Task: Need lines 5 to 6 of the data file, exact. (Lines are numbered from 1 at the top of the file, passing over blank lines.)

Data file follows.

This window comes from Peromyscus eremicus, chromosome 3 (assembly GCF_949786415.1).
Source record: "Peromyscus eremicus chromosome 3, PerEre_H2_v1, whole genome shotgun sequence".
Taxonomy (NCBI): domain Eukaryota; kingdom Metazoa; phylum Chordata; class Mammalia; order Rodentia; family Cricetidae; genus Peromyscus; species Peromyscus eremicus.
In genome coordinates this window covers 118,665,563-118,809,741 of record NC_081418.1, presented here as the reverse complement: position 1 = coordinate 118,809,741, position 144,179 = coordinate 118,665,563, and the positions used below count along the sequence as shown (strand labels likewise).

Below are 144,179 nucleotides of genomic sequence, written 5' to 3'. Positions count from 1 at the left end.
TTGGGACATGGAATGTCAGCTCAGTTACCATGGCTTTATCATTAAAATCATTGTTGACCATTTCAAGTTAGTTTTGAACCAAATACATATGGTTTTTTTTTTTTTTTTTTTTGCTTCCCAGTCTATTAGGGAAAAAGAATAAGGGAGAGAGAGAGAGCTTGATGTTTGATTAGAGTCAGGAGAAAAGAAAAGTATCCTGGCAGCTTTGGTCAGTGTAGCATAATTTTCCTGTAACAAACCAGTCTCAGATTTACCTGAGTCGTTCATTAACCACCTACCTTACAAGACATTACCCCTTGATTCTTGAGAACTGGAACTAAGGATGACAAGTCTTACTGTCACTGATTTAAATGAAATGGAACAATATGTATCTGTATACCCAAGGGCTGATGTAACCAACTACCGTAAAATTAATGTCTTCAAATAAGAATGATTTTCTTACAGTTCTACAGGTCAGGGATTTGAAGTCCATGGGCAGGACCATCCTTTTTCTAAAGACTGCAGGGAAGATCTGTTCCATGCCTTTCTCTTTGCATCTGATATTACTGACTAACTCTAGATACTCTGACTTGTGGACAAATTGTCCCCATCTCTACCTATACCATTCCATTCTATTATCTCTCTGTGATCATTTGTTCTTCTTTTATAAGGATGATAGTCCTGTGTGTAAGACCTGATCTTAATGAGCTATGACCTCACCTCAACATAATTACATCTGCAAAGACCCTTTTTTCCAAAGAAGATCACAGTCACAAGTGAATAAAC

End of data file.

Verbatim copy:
Below are 144,179 nucleotides of genomic sequence, written 5' to 3'. Positions count from 1 at the left end.
TTGGGACATGGAATGTCAGCTCAGTTACCATGGCTTTATCATTAAAATCATTGTTGACCATTTCAAGTTAGTTTTGAACCAAATACATATGGTTTTTTTTTTTTTTTTTTTTGCTTCCCAGTCTATTAGGGAAAAAGAATAAGGGAGAGAGAGAGAGCTTGATGTTTGATTAGAGTCAGGAGAAAAGAAAAGTATCCTGGCAGCTTTGGTCAGTGTAGCATAATTTTCCTGTAACAAACCAGTCTCAGATTTACCTGAGTCGTTCATTAACCACCTACCTTACAAGACATTACCCCTTGATTCTTGAGAACTGGAACTAAGGATGACAAGTCTTACTGTCACTGATTTAAATGAAATGGAACAATATGTATCTGTATACCCAAGGGCTGATGTAACCAACTACCGTAAAATTAATGTCTTCAAATAAGAATGATTTTCTTACAGTTCTACAGGTCAGGGATTTGAAGTCCATGGGCAGGACCATCCTTTTTCTAAAGACTGCAGGGAAGATCTGTTCCATGCCTTTCTCTTTGCATCTGATATTACTGACTAACTCTAGATACTCTGACTTGTGGACAAATTGTCCCCATCTCTACCTATACCATTCCATTCTATTATCTCTCTGTGATCATTTGTTCTTCTTTTATAAGGATGATAGTCCTGTGTGTAAGACCTGATCTTAATGAGCTATGACCTCACCTCAACATAATTACATCTGCAAAGACCCTTTTTTCCAAAGAAGATCACAGTCACAAGTGAATAAAC